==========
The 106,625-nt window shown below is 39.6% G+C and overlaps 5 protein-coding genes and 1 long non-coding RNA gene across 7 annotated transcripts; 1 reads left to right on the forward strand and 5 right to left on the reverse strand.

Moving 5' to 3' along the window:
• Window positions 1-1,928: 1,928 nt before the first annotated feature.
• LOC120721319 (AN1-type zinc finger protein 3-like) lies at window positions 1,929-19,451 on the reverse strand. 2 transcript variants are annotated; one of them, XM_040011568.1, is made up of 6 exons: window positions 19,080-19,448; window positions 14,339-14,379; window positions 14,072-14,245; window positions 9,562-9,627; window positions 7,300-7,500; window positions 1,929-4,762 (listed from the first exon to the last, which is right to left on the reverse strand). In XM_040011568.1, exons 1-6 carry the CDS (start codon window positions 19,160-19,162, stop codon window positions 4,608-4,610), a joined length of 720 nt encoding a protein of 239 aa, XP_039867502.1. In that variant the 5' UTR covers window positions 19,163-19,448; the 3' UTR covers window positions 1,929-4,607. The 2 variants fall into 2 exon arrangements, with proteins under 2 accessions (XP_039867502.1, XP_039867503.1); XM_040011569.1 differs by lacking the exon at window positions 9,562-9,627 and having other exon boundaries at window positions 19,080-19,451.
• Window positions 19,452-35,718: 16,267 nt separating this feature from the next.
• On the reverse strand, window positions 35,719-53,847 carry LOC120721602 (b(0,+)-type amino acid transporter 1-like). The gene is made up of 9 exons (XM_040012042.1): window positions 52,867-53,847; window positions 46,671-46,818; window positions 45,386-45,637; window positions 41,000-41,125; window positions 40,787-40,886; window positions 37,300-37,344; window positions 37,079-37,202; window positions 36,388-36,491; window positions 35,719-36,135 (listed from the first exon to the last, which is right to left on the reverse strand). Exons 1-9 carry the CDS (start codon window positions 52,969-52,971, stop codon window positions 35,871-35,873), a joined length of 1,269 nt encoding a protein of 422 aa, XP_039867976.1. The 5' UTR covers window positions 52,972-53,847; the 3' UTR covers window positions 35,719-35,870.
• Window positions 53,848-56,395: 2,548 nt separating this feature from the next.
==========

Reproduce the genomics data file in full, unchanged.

The 106,625-nt window shown below is 39.6% G+C and overlaps 5 protein-coding genes and 1 long non-coding RNA gene across 7 annotated transcripts; 1 reads left to right on the forward strand and 5 right to left on the reverse strand.

Moving 5' to 3' along the window:
• Window positions 1-1,928: 1,928 nt before the first annotated feature.
• LOC120721319 (AN1-type zinc finger protein 3-like) lies at window positions 1,929-19,451 on the reverse strand. 2 transcript variants are annotated; one of them, XM_040011568.1, is made up of 6 exons: window positions 19,080-19,448; window positions 14,339-14,379; window positions 14,072-14,245; window positions 9,562-9,627; window positions 7,300-7,500; window positions 1,929-4,762 (listed from the first exon to the last, which is right to left on the reverse strand). In XM_040011568.1, exons 1-6 carry the CDS (start codon window positions 19,160-19,162, stop codon window positions 4,608-4,610), a joined length of 720 nt encoding a protein of 239 aa, XP_039867502.1. In that variant the 5' UTR covers window positions 19,163-19,448; the 3' UTR covers window positions 1,929-4,607. The 2 variants fall into 2 exon arrangements, with proteins under 2 accessions (XP_039867502.1, XP_039867503.1); XM_040011569.1 differs by lacking the exon at window positions 9,562-9,627 and having other exon boundaries at window positions 19,080-19,451.
• Window positions 19,452-35,718: 16,267 nt separating this feature from the next.
• On the reverse strand, window positions 35,719-53,847 carry LOC120721602 (b(0,+)-type amino acid transporter 1-like). The gene is made up of 9 exons (XM_040012042.1): window positions 52,867-53,847; window positions 46,671-46,818; window positions 45,386-45,637; window positions 41,000-41,125; window positions 40,787-40,886; window positions 37,300-37,344; window positions 37,079-37,202; window positions 36,388-36,491; window positions 35,719-36,135 (listed from the first exon to the last, which is right to left on the reverse strand). Exons 1-9 carry the CDS (start codon window positions 52,969-52,971, stop codon window positions 35,871-35,873), a joined length of 1,269 nt encoding a protein of 422 aa, XP_039867976.1. The 5' UTR covers window positions 52,972-53,847; the 3' UTR covers window positions 35,719-35,870.
• Window positions 53,848-56,395: 2,548 nt separating this feature from the next.